Sundance Christmas comes early for us documentary film lovers. There’s a sense of elation I feel each December when the Sundance Film Festival announces its January lineup. There’s so much promise: the selected films are like unopened presents. You can check out the full list here, but I want to take a closer peek at the ones that are at the top of my list. And there are quite a few. Ironically, while many have commented on how the narrative feature category represents a retrenching of the festival back to its more obscure, indie roots, in the non-fiction category, there is a collection of doc all-stars like I’ve ever never seen.

Let’s start with the superstars: Alex Gibney (Taxi to the Dark Side) turns his keen eye and prolific energy toward corrupt lobbyist Jack Abramoff in Casino Jack & The United States of Money. And one-time public school teacher Davis Guggenheim (An Inconvenient Truth) will be the latest to take on the public education system with Waiting for Superman.

And then there are the stars-in-the-making: Amir Bar-Lev bounces back from his My Kid Could Paint That with a very intriguing look at the U.S. cover-up of the death of an American celebsoldier in I’m Pat ___ Tillman. In the wake of Jon Krakauer‘s recent book, Where Men Win Glory: The Odyssey of Pat Tillman, this is a must-see for how a doc can complement or do a book one better on the same subject. And then there’s the weird next subject for directors Ricki Stern and Annie Sundberg: Joan Rivers: A Piece of Work. How did that happen? Stern and Sundberg are known for gritty tales of injustice (The Devil Came on Horseback, The Trials of Darryl Hunt). I had a nice long chat with Sundberg a while back and she had a number of possible upcoming films on her plate, but I don’t recall her mentioning this one. In fact, note to (if you don’t know it, check it out: it’s a great movie credits resource): it doesn’t list the Rivers doc for either Sundberg or Stern. Were they intentionally keeping this under wraps? Either way, get that fixed. I could call all of the above directors underdogs, but they’re really not, because they’ve had a lot of success already. I just think that their films have vastly underperformed in comparison to how they could have performed, through no fault of the filmmakers.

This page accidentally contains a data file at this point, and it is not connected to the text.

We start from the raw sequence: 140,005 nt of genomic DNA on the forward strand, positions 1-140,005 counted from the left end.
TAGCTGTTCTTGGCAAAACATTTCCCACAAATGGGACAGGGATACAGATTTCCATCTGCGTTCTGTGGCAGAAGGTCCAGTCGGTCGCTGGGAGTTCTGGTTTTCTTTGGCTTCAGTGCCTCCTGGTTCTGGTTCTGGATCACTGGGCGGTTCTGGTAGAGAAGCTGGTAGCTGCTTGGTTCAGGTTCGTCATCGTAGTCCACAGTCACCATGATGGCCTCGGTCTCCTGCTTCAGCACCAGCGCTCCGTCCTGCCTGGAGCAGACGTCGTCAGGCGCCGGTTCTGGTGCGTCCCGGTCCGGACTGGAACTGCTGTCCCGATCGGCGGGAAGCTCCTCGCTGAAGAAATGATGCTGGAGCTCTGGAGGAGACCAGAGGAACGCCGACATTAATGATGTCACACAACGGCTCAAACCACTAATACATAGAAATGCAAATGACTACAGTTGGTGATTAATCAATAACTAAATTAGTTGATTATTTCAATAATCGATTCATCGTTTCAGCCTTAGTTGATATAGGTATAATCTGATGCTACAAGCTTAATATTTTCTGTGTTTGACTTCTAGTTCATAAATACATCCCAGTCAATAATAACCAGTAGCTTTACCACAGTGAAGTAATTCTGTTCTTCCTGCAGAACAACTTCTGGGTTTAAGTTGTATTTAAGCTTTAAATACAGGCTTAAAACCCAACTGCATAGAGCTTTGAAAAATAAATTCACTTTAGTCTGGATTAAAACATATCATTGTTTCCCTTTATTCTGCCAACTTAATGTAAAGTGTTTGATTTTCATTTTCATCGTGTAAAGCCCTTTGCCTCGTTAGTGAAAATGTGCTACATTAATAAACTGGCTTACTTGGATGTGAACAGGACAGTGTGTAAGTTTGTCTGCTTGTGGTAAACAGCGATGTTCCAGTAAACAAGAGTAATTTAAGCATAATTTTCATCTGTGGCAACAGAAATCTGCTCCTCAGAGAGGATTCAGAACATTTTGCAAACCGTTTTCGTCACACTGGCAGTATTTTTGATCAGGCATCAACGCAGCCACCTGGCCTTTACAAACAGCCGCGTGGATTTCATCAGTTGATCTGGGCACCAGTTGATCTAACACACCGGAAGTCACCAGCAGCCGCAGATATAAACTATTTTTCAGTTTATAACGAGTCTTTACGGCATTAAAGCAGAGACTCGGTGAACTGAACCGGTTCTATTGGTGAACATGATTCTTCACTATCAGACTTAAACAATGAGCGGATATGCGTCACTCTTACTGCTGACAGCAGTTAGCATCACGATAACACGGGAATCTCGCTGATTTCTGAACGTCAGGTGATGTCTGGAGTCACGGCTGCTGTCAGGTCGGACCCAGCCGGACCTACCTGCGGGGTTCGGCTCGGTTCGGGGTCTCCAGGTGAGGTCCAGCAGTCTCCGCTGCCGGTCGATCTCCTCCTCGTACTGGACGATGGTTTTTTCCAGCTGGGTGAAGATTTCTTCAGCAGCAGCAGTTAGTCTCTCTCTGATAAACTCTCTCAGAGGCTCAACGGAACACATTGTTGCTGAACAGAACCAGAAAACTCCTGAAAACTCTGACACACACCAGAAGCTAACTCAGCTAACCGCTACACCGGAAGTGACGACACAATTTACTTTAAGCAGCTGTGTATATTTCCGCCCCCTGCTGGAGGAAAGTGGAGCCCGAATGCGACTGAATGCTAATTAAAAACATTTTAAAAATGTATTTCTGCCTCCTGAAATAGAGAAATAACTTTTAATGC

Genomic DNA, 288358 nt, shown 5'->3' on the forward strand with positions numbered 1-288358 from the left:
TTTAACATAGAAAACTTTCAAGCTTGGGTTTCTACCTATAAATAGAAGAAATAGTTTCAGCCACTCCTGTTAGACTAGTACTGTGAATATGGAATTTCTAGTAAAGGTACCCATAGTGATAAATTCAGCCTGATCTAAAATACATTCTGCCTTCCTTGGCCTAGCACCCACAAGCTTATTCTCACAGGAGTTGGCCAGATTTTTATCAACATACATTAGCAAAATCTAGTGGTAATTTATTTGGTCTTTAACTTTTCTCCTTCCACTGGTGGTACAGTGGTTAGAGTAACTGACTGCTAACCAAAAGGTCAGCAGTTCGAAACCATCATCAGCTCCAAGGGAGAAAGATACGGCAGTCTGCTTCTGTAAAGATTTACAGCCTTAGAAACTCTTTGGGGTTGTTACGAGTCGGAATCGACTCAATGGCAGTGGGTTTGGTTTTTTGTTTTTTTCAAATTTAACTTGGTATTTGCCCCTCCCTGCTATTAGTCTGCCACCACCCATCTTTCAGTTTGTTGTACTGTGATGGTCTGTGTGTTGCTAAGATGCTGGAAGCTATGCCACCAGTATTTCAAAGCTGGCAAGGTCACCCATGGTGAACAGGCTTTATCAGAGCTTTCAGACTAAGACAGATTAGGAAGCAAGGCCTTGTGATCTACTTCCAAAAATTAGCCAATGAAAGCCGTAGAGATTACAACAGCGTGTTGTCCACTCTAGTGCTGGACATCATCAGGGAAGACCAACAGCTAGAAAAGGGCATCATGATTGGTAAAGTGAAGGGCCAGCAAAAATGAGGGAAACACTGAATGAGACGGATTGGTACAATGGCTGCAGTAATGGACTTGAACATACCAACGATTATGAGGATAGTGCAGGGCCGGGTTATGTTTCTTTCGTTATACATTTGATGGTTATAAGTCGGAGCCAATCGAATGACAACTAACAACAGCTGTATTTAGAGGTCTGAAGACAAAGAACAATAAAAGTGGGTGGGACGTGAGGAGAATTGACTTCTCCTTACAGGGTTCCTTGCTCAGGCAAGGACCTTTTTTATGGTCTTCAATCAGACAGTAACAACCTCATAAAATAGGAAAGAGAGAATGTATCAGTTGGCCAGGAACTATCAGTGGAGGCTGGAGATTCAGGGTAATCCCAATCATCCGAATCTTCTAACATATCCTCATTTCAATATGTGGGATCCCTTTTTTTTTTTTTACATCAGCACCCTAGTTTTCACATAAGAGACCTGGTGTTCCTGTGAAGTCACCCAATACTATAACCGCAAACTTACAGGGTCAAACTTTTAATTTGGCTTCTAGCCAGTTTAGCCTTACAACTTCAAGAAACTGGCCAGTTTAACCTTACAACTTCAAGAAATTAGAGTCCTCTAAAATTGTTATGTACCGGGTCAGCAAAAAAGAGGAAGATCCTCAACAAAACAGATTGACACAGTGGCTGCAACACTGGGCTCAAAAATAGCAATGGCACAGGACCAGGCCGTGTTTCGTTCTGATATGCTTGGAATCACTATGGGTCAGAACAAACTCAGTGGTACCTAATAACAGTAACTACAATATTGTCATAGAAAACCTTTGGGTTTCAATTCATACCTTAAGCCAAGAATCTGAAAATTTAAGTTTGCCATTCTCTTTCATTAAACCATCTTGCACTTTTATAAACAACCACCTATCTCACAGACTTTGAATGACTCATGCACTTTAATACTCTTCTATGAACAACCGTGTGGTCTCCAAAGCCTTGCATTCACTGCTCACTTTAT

There’s also Jeffrey Blitz, who made the astoundingly good Spellbound, and then dabbled in fiction with the unsuccessful Rocket Science. At Sundance this year, he returns with Lucky, the story of what happens to people who win the lottery. This is probably the most exciting doc on the list for me, partly because of the director and subject, but also because I had met with Blitz a couple years ago when he was glumly wondering if this doc would ever make it to theaters. Well, it looks like it’s on its way now.

There are several more films I’m psyched to see — Laura PoitrasThe Oath, journalist-turned-filmmaker Sebastian Junger‘s Restrepo, and Tamra DavisJean-Michel Basquit: The Radiant Child, among them — but I’ll end this gush on something completely different: a fictional non-fiction film. Howl, directed by doc directors Rob Epstein and Jeffrey Friedman (The Celluloid Closet) is a retelling of the poet Allen Ginsberg‘s life. It certainly sounds promising to me.

Okay, I’m exhausted with anticipation. Wake me when these docs begin showing in 2010.

Related Content

Published by

Tom Roston
Tom Roston is a guest columnist for POV's documentary blog. He is a former Premiere magazine senior editor, who graduated from Brown University and started his career in journalism at The Nation and then Vanity Fair. Tom's freelance work has appeared in The New York Times, The Guardian, The Los Angeles Times, The Hollywood Reporter and other publications. He has written several Kindle Singles, including the bestselling Kindle Singles Interview: Ken Burns. Tom's current list of favorite documentaries are: 1. Koyanisqaatsi by Godfrey Reggio; 2. Hoop Dreams by Steve James; 3.Stories We Tell by Sarah Polley; 4.Crumb by Terry Zwigoff; 5. Montage of Heck by Brett Morgen